Exposure and good examples the keys to nutrition
Kids' dislike of vegetables is a favourite joke in sitcoms and children's books, and most parents nod in recognition, recalling their own struggles to get their kids to eat carrots, celery, or even the dreaded Brussels sprout.
Dana Conway, a mother of two in Mount Pearl, hasn't had that problem. Her kids don't fit the stereotype.
"Both my kids love vegetables, and a wide variety of them … they have never been an option at my house, and we've never had a problem with that."
Jayme Annand, registered dietitian with Sobeys, says it's not just kids, a lot of people struggle with eating vegetables. However, one way to encourage your kids to eat vegetables is to make sure you're eating them yourself.
"If the child is not exposed to vegetables and notice their parents not eating them, they probably won't as well. Monkey see, monkey do."
Parents should aim to get kids eating between 4-6 servings of vegetables and fruit each day (depending on their children's ages). Annand explains some serving sizes "1 serving would include 1/2 cup fresh, frozen, or canned vegetables and fruit, 1 medium vegetable or fruit, 1 cup of leafy raw vegetables, i.e. baby spinach or romaine lettuce, and 1/2 cup of juice."
And she recommends that parents serve fruits and vegetables more often than juice which doesn't have the same amount of fibre.
Kids are often more willing to eat fruits than vegetables, but fruit is not a substitute for vegetables, despite being in the same category in Canada's Food Guide. Annand says, "It is important to get a variety, to consume a mixture of nutrients. Some fruit and vegetables do have an overlap of nutrients but not all."
Kids also need to have a variety of vegetables, not just one or two kinds. Annand recommends that people choose brightly coloured vegetables most often, i.e. peppers, broccoli, carrots, sweet potato, squash, Brussels sprouts and baby spinach.
Conway's kids enjoy a variety of vegetables, and she and her husband encourage their son and daughter to try new ways of eating them. "We always have a variety and don't stick to the basics, like potato and carrots. We let the kids eat them whatever way they choose. If that means peanut butter on celery, or raw turnip, so be it."
She has found that having kids has livened up her vegetable choices. "We've tried a lot of weird veggies. In fact, we've tried vegetables since we've had kids that we hadn't tried in our lives. It's been interesting for sure."
Kids (and adults) often don't like foods the first time they try them, so it is important to keep trying. Says Annand, "Exposure is the key. We can't say we don't like vegetables if we don't eat them or haven't tried them in different ways. Keep offering vegetables, and in different ways, so children can be familiar with them."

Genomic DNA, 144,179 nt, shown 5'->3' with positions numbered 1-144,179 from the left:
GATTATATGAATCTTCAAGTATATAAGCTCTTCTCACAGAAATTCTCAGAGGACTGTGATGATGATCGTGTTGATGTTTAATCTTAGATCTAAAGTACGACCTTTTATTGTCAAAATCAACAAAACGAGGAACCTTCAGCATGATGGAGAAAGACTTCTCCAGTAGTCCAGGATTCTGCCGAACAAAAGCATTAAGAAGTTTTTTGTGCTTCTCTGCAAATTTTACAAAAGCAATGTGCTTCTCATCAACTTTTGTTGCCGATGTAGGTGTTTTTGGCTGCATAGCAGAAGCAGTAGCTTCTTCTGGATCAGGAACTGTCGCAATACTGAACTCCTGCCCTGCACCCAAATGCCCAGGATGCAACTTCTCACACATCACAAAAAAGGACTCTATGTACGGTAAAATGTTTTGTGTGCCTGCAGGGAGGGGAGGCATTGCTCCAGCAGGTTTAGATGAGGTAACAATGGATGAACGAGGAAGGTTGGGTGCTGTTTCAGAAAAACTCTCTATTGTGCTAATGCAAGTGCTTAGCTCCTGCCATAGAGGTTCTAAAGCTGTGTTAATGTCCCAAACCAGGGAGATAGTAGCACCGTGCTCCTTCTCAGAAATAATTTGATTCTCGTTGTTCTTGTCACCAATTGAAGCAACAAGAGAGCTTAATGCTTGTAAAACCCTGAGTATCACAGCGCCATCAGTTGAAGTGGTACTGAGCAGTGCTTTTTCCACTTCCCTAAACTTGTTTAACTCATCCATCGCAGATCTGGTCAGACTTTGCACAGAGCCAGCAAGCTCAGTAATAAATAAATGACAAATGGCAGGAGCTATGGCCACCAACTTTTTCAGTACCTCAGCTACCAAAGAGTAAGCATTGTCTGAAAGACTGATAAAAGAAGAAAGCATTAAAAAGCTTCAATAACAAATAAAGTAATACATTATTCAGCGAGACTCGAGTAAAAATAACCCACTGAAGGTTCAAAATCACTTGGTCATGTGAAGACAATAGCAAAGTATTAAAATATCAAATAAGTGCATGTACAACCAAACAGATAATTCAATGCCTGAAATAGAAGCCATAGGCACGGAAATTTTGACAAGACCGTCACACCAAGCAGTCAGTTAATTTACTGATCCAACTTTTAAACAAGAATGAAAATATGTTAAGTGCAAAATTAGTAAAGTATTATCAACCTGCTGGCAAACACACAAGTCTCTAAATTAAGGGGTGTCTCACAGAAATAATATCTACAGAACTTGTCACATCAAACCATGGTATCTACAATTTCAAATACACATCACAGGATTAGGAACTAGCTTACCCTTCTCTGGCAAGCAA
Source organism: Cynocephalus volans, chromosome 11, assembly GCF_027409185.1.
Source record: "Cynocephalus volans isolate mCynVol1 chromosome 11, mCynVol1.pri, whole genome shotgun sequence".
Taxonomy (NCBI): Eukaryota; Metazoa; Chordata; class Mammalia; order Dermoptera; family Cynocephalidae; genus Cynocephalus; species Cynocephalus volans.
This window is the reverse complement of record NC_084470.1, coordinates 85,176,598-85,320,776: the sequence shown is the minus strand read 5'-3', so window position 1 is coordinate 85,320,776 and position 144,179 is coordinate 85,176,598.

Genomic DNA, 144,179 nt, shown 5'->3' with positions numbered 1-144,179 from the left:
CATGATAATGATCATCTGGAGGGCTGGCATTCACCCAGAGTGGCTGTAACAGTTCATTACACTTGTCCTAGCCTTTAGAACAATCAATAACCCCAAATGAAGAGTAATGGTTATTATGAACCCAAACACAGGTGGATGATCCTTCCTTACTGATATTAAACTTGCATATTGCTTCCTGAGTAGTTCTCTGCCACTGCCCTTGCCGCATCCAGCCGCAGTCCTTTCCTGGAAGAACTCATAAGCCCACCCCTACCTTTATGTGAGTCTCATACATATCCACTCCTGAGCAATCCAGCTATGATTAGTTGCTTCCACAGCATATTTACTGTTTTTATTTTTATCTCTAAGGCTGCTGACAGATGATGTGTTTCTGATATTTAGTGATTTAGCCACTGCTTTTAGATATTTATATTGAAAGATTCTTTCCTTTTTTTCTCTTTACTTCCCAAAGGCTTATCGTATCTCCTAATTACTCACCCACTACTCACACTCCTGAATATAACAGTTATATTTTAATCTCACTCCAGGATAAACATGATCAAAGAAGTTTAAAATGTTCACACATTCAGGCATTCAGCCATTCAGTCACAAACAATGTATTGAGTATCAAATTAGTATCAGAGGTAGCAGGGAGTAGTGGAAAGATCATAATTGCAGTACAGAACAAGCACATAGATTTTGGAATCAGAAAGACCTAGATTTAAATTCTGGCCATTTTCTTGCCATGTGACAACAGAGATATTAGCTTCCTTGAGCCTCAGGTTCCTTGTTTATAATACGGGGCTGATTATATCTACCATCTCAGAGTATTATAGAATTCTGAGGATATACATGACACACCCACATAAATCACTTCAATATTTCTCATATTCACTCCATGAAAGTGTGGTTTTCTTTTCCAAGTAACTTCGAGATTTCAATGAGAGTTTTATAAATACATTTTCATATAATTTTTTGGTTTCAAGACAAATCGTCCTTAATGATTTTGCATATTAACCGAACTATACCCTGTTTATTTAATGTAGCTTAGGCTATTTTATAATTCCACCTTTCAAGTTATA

While parents are trying to get their kids to eat vegetables in whole form, they can ensure kids get their nutrients by mixing the vegetables into other foods like spaghetti sauce, or muffins.
Annand endorses this idea: "By hiding vegetables in other foods, it would definitely make that food more nutritious, so no harm there. Just as long as the vegetables are still being offered to children as vegetables for meals and snacks too."
If parents feel strange about tricking their kids, Conway has a different way of looking at it. "I don't consider that 'hiding vegetables.' It just makes meals more interesting and I think our kids see it the same way. When people make spaghetti sauce, sometimes you add mushrooms, sometimes you don't, sometimes you substitute carrot for mushroom."
While it is true that many people don't jump at the chance to eat vegetables, parents shouldn't assume that their kids won't like them. Says Conway, "Don't make a big deal over vegetables. Most kids eat fries without considering they're eating potato. Introduce other veggies the same way."
She also recommends trying all kinds of different vegetables with your kids because "variety is the spice of life, spice it up." Perhaps you will both find some new favourites together.
Some tips for encouraging your family to eat their veggies from Jayme Annand, R.D.
• Prepare/cook vegetables in different ways, not the same way each time.
• Make sure to expose kids to vegetables several times so they can gain familiarity.
• Be fun and creative. Make things with vegetables to be more interesting. For instance, on a plate, make a face using broccoli or celery as hair, little tomatoes sliced in half as eyes, a carrot as a nose, and a pepper slice as a mouth. Serve with some dip.
• Serve vegetables with cheese sauce, dip, herbs and spices or a little margarine to encourage kids to eat them. Jazz them up. It's better for children to eat vegetables that way, than not at all.
• Offer them as snacks.
• Make vegetables available for consumption.
• Have vegetables already peeled, cut and washed so it makes it easier to eat. Not all vegetables can be done this way but a lot can, including peppers, onions, carrots, celery, mushrooms, baby spinach and tomatoes.
• Cook extra and save for the next day.
• Try different recipes for vegetables. Vegetables don't always have to be steamed.